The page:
Gynoecium 3–8 carpelled. Carpels reduced in number relative to the perianth to increased in number relative to the perianth. The pistil 1 celled, or 3–8 celled. Gynoecium syncarpous; eu-syncarpous; superior (mostly), or superior to partly inferior (Rhaptopetalum). Ovary 3–8 locular (but the partitions sometimes apically incomplete); sessile. Gynoecium stylate. Styles 1; attenuate from the ovary; apical; about as long as the ovary to much longer than the ovary. Stigmas 1 (small); 1 lobed (Rhaptopetalum), or 3–8 lobed. Placentation axile to apical. Ovules 2–8 per locule; funicled; pendulous to horizontal; biseriate; anatropous; bitegmic; tenuinucellate (according to Cronquist).

Fruit somewhat fleshy (Scytopetalum), or non-fleshy (often woody); dehiscent (Oubanguia), or indehiscent; a capsule (Oubanguia), or capsular-indehiscent (mostly), or a drupe (Scytopetalum, with lignified mesocarp). Capsules of Oubanguia loculicidal. The drupes with separable pyrenes (unilocular). Fruit 1–8 seeded. Seeds copiously endospermic. Endosperm ruminate (mostly), or not ruminate (sometimes, in Oubanguia). Seeds conspicuously hairy (sometimes, with agglutinated mucilaginous hairs), or not conspicuously hairy. Seeds without starch. Seeds with amyloid. Embryo well differentiated. Cotyledons 2 (large, thin, leafy); flat. Embryo straight.

Physiology, phytochemistry. Aluminium accumulation demonstrated, or not found.

Geography, cytology. Tropical. West tropical Africa. X = 11, 18.

Taxonomy. Subclass Dicotyledonae; Tenuinucelli. Dahlgren’s Superorder Theiflorae; Theales. Cronquist’s Subclass Dilleniidae; Theales. APG III core angiosperms; core eudicot; Superorder Asteranae. APG IV Order Ericales (as a synonym of Lecythidaceae).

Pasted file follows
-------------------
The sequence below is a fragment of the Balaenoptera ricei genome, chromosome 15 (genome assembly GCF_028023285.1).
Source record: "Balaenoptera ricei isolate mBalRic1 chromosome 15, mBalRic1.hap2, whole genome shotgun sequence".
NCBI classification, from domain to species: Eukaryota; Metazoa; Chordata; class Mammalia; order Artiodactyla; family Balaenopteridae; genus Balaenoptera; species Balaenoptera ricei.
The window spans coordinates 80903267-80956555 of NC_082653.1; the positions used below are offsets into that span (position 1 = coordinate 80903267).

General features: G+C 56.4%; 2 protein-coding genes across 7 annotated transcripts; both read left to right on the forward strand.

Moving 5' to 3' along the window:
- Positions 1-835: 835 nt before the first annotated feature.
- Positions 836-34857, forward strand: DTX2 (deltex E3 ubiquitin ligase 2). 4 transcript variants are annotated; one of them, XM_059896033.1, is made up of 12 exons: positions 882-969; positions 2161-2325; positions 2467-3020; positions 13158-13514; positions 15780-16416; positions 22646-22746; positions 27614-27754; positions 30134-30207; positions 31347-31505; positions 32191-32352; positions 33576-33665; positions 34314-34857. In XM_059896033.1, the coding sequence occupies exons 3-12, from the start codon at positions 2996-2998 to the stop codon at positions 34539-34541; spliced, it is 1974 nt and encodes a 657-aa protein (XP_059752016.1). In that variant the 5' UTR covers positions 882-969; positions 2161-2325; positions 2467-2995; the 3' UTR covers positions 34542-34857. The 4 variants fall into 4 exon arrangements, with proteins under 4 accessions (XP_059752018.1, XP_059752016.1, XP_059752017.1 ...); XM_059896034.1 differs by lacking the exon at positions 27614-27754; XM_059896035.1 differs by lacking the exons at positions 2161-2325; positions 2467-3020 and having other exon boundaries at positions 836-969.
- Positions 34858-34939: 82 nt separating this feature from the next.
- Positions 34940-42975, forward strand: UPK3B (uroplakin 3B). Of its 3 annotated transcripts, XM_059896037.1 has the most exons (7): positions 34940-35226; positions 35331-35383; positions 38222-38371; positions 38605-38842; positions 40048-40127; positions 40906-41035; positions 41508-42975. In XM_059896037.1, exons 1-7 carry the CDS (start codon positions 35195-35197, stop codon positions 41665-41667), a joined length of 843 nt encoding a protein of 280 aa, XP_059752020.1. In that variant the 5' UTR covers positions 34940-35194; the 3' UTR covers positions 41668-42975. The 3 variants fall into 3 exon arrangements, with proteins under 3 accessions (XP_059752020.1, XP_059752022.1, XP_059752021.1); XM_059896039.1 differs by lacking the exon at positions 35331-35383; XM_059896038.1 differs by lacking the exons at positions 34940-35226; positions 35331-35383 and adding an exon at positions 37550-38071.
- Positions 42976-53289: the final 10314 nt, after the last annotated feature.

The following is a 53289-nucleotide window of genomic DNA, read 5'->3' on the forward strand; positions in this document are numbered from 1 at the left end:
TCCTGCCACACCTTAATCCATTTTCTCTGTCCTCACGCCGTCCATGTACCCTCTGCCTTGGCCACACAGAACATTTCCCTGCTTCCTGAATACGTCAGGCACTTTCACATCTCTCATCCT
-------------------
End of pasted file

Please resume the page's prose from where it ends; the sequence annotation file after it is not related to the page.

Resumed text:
Species 20. Genera 5; Brazzeia, Oubanguia, Pierrina, Rhaptopetalum, Scytopetalum.

General remarks. See Appel 1986. Morton et al. (1998) treat these genera, plus Asteranthos (cf. Asteranthaceae), as subfamily Scytopetaloideae of their expanded Lecythidaceae.

Illustrations. • Scytopetalum klaineanum: Nat. Pflanzenfam. III (1897). • Rhaptopetalum sessilifolium: Thonner. • Brazzeia soyauxii, as Rhaptopetalum: Hook. Ic. Pl. 15 (1883).

We advise against extracting comparative information from the descriptions. This is much more easily achieved using the DELTA data files or the interactive key, which allows access to the character list, illustrations, full and partial descriptions, diagnostic descriptions, differences and similarities between taxa, lists of taxa exhibiting or lacking specified attributes, distributions of character states within any set of taxa, geographical distribution, genera included in each family, and classifications (Dahlgren; Dahlgren, Clifford, and Yeo; Cronquist; APG). See also Guidelines for using data taken from Web publications.

Cite this publication as: ‘Watson, L., and Dallwitz, M.J. 1992 onwards. The families of flowering plants: descriptions, illustrations, identification, and information retrieval. Version: 5th March 2018.’.